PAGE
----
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Maternal-Cord Blood Vitamin D Correlations Vary by Maternal Levels


Affiliations
1 Department of Public Health Sciences, Henry Ford Hospital, Detroit, MI 48202, United States
2 Department of Women’s Health, Henry Ford Hospital, Detroit, MI 48202, United States
 

Vitamin D levels of pregnant women and their neonates tend to be related; however, it is unknown whether there are any subgroups in which they are not related. 25-Hydroxy vitamin D [25(OH)D] was measured in prenatal maternal and child cord blood samples of participants (n=241 pairs) in a birth cohort. Spearman correlations were examined within subgroups defined by prenatal and delivery factors. Cord blood as a percentage of prenatal 25(OH)D level was calculated and characteristics compared between those who did and did not have ≥25% and ≥50% of the maternal level and those who did and did not have a detectable 25(OH)D level. The correlation among Black children was lower than in White children. When the maternal 25(OH)D level was >15 ng/mL, the overall correlation was r = 0.16. Most children had a 25(OH)D cord blood level less than half of their mother's; 15.4% had a level that was >25% of their mother's. Winter birth and maternal level were associated with the level being less than 25%. Children with undetectable levels were more likely to be Black and less likely to be firstborn. These data suggest mothers may reduce their contribution to the fetus's 25(OH)D supply once their own level becomes low.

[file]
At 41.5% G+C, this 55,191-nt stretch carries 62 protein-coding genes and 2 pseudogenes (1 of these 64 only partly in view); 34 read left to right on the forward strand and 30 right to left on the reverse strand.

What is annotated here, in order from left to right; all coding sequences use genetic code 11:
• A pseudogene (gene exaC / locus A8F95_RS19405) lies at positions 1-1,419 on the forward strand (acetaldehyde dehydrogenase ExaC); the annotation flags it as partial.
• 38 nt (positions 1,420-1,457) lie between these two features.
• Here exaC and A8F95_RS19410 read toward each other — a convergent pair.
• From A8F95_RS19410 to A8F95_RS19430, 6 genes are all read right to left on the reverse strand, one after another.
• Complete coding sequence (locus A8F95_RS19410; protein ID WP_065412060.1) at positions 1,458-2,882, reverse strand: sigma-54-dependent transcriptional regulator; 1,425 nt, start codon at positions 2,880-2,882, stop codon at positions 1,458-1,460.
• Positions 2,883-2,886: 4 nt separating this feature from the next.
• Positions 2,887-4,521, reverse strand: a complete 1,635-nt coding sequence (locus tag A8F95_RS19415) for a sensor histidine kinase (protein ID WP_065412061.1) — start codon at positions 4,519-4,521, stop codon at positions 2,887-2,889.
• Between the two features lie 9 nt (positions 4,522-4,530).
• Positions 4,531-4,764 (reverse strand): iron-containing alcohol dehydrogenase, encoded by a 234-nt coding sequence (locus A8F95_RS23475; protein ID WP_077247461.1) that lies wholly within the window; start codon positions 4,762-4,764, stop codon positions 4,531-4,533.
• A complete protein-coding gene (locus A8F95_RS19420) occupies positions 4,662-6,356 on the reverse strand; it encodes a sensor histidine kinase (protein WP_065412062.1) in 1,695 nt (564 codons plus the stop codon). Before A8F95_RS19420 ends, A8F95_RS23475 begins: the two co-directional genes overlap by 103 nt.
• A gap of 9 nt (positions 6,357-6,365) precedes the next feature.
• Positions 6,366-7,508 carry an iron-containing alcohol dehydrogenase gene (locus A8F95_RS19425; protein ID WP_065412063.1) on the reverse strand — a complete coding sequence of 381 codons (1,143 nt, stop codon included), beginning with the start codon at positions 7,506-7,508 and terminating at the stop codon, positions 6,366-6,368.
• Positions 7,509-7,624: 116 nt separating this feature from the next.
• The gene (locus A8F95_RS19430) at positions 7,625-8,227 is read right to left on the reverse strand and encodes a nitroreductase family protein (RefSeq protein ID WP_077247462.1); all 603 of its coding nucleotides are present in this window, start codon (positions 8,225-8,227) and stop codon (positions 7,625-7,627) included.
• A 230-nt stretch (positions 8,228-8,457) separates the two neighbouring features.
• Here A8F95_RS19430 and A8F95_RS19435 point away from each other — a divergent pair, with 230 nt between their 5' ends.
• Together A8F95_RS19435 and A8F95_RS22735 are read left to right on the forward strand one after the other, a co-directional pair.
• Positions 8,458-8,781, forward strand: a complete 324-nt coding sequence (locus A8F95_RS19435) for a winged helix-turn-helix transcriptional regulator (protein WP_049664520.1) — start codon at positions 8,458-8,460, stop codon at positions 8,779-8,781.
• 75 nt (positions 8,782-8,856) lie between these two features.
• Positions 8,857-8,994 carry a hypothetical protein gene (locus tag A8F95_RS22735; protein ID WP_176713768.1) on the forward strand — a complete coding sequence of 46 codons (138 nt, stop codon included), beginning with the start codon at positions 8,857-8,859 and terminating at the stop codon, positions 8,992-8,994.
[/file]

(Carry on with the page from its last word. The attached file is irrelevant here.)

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  • Maternal-Cord Blood Vitamin D Correlations Vary by Maternal Levels

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Authors

Ganesa Wegienka
Department of Public Health Sciences, Henry Ford Hospital, Detroit, MI 48202, United States
Hareena Kaur
Department of Public Health Sciences, Henry Ford Hospital, Detroit, MI 48202, United States
Roopina Sangha
Department of Women’s Health, Henry Ford Hospital, Detroit, MI 48202, United States
Andrea E. Cassidy-Bushrow
Department of Public Health Sciences, Henry Ford Hospital, Detroit, MI 48202, United States

Abstract


Vitamin D levels of pregnant women and their neonates tend to be related; however, it is unknown whether there are any subgroups in which they are not related. 25-Hydroxy vitamin D [25(OH)D] was measured in prenatal maternal and child cord blood samples of participants (n=241 pairs) in a birth cohort. Spearman correlations were examined within subgroups defined by prenatal and delivery factors. Cord blood as a percentage of prenatal 25(OH)D level was calculated and characteristics compared between those who did and did not have ≥25% and ≥50% of the maternal level and those who did and did not have a detectable 25(OH)D level. The correlation among Black children was lower than in White children. When the maternal 25(OH)D level was >15 ng/mL, the overall correlation was r = 0.16. Most children had a 25(OH)D cord blood level less than half of their mother's; 15.4% had a level that was >25% of their mother's. Winter birth and maternal level were associated with the level being less than 25%. Children with undetectable levels were more likely to be Black and less likely to be firstborn. These data suggest mothers may reduce their contribution to the fetus's 25(OH)D supply once their own level becomes low.